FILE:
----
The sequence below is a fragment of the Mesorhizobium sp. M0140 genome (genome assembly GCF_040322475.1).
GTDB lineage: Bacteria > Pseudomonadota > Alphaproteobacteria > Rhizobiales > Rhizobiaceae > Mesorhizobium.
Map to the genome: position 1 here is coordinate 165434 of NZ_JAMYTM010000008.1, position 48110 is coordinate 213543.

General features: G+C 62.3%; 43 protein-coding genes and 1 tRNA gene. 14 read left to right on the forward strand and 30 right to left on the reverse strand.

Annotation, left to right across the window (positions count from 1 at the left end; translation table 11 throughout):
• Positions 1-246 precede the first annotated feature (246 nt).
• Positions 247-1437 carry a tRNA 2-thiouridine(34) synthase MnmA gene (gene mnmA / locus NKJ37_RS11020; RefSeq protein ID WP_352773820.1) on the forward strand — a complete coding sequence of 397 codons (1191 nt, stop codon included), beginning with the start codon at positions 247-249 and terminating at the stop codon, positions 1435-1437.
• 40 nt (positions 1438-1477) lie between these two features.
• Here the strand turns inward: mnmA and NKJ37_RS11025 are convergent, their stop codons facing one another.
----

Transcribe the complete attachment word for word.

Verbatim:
The sequence below is a fragment of the Mesorhizobium sp. M0140 genome (genome assembly GCF_040322475.1).
GTDB lineage: Bacteria > Pseudomonadota > Alphaproteobacteria > Rhizobiales > Rhizobiaceae > Mesorhizobium.
Map to the genome: position 1 here is coordinate 165434 of NZ_JAMYTM010000008.1, position 48110 is coordinate 213543.

General features: G+C 62.3%; 43 protein-coding genes and 1 tRNA gene. 14 read left to right on the forward strand and 30 right to left on the reverse strand.

Annotation, left to right across the window (positions count from 1 at the left end; translation table 11 throughout):
• Positions 1-246 precede the first annotated feature (246 nt).
• Positions 247-1437 carry a tRNA 2-thiouridine(34) synthase MnmA gene (gene mnmA / locus NKJ37_RS11020; RefSeq protein ID WP_352773820.1) on the forward strand — a complete coding sequence of 397 codons (1191 nt, stop codon included), beginning with the start codon at positions 247-249 and terminating at the stop codon, positions 1435-1437.
• 40 nt (positions 1438-1477) lie between these two features.
• Here the strand turns inward: mnmA and NKJ37_RS11025 are convergent, their stop codons facing one another.